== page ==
I love checking things off a list or crossing something out. It feels like an accomplishment in and of itself, which is part of the draw of having analog to-do lists.
The problem? It takes a long time to set up paper calendars, organizers, and planners. Sometimes I wonder if I ever forget some to-dos when I’m writing them by hand. In the time to write one down I’ve thought of two more and those push out the original thoughts in my head. As David Allen says, your head is a terrible office and can only consciously hold four to-dos at once.
Choosing paper, digital, or a combination of both is a unique decision that I can’t make for you. I just know that a combination works for me in different ways.
One Tool or Multiple?
I would love to find a single tool that handles all my calendars, organizers, and planners and handles them well. And that’s the kicker, isn’t it? Every tool I use has a downside.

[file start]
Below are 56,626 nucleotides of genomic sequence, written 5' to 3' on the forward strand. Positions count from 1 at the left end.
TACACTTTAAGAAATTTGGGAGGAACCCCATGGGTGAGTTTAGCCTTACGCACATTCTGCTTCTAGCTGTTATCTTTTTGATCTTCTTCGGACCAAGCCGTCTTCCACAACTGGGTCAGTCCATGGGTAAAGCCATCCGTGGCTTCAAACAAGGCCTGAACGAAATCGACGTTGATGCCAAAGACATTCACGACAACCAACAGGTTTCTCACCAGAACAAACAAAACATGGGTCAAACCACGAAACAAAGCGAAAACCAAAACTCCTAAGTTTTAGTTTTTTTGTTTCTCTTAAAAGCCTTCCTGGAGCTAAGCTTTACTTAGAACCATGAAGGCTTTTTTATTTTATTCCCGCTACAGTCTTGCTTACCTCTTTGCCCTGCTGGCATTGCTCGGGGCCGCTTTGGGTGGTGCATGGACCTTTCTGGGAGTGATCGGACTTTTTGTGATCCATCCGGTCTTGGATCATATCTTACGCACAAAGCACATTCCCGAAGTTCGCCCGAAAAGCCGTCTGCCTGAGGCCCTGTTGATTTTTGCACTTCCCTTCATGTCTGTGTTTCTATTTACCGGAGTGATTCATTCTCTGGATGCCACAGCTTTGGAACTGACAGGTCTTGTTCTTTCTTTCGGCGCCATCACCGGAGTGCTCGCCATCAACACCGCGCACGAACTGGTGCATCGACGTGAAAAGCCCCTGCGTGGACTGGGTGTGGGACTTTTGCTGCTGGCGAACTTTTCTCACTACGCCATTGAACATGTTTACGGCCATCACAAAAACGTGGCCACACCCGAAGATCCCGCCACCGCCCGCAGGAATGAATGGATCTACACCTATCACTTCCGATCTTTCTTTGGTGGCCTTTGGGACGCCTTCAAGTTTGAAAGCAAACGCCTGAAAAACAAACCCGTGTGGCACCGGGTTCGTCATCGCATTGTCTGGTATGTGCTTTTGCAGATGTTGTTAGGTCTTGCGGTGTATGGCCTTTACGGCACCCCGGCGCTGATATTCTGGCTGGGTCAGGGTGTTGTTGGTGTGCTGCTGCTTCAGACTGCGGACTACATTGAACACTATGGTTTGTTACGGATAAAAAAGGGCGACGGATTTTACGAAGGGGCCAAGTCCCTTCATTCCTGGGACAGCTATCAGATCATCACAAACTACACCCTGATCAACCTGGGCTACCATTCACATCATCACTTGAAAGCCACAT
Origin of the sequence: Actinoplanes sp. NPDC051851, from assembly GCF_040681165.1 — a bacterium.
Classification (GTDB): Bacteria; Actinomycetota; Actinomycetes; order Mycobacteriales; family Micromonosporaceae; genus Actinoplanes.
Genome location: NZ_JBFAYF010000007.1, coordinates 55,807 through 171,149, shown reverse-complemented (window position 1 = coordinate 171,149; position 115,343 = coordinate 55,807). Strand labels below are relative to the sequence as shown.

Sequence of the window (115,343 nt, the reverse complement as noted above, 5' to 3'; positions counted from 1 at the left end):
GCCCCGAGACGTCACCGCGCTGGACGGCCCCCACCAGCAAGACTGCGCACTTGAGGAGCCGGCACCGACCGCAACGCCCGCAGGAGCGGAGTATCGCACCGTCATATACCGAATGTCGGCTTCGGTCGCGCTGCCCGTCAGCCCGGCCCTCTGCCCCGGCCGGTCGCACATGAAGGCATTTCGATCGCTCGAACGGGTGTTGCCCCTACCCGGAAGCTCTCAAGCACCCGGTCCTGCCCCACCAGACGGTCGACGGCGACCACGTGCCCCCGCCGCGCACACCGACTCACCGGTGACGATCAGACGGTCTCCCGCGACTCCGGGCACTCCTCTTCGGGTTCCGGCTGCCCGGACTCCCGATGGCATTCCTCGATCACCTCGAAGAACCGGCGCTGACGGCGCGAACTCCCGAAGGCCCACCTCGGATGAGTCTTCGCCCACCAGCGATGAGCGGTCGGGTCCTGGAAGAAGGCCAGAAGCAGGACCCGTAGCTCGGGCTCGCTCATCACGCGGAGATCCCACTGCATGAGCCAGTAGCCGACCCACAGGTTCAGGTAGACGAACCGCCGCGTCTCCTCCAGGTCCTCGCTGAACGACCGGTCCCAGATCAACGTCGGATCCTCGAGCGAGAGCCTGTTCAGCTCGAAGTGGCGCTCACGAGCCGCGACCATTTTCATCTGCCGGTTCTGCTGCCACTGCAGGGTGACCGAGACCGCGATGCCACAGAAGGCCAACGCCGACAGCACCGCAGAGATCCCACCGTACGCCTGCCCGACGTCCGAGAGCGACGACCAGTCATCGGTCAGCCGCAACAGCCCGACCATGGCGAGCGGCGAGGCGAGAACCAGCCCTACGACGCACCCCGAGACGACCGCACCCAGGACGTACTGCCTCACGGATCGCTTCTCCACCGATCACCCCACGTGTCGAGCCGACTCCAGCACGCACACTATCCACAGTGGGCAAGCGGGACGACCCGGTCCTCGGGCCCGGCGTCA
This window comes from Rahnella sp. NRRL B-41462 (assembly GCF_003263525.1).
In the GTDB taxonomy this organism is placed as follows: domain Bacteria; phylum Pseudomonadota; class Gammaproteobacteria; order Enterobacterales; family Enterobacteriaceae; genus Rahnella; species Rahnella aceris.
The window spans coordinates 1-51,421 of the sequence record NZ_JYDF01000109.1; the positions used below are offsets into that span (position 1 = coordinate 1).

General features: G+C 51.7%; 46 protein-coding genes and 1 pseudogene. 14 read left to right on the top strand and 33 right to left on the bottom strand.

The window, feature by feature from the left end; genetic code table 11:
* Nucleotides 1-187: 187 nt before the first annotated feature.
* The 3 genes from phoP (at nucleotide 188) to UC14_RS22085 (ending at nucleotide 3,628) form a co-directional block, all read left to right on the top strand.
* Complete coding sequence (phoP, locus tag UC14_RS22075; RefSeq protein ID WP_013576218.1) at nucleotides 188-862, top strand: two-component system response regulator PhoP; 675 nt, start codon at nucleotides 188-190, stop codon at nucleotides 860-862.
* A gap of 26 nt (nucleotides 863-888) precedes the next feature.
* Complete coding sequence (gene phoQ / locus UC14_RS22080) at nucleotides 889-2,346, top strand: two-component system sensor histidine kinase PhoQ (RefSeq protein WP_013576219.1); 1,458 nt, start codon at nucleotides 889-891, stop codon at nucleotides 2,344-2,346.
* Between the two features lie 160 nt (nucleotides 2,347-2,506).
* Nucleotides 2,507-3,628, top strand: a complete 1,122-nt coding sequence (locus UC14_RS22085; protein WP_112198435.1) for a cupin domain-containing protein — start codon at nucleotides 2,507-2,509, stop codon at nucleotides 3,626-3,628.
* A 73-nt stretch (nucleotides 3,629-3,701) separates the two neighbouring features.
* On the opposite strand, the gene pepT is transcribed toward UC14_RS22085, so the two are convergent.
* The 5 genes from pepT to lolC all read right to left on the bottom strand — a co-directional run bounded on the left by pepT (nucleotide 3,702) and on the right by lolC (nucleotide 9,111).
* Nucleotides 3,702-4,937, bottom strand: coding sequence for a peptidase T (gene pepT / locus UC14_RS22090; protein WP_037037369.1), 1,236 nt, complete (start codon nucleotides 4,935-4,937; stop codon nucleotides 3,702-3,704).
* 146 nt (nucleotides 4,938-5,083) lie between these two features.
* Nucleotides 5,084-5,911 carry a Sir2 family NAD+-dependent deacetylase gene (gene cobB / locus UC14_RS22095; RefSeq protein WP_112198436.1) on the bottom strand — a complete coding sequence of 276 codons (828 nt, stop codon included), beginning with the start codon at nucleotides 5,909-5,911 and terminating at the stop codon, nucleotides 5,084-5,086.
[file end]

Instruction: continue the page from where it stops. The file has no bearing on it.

Airtable is amazing at record management but lacks a rich text editor to take lengthy notes or write blog posts inside each record on my content calendar. This would be a game-changer.
Notion is a beautiful note-taking and organizational tool with that rich text solution to Airtable, but the tables are clunky and offline mode needs serious improvement. If I could access everything offline, I would use this for almost everything.
Evernote used to be the titan of digital organizers. Unfortunately, their improvements have not caught up to the needs of their customers. Its offline mode is the best, but lacks too many other features to be anything except the tool with which I write content when I’m on an airplane.
Clickup is new. It’s a combo-platter with all or most of the functions I want, but lacking in a few key areas like offline mode and word counts in their rich-text editors.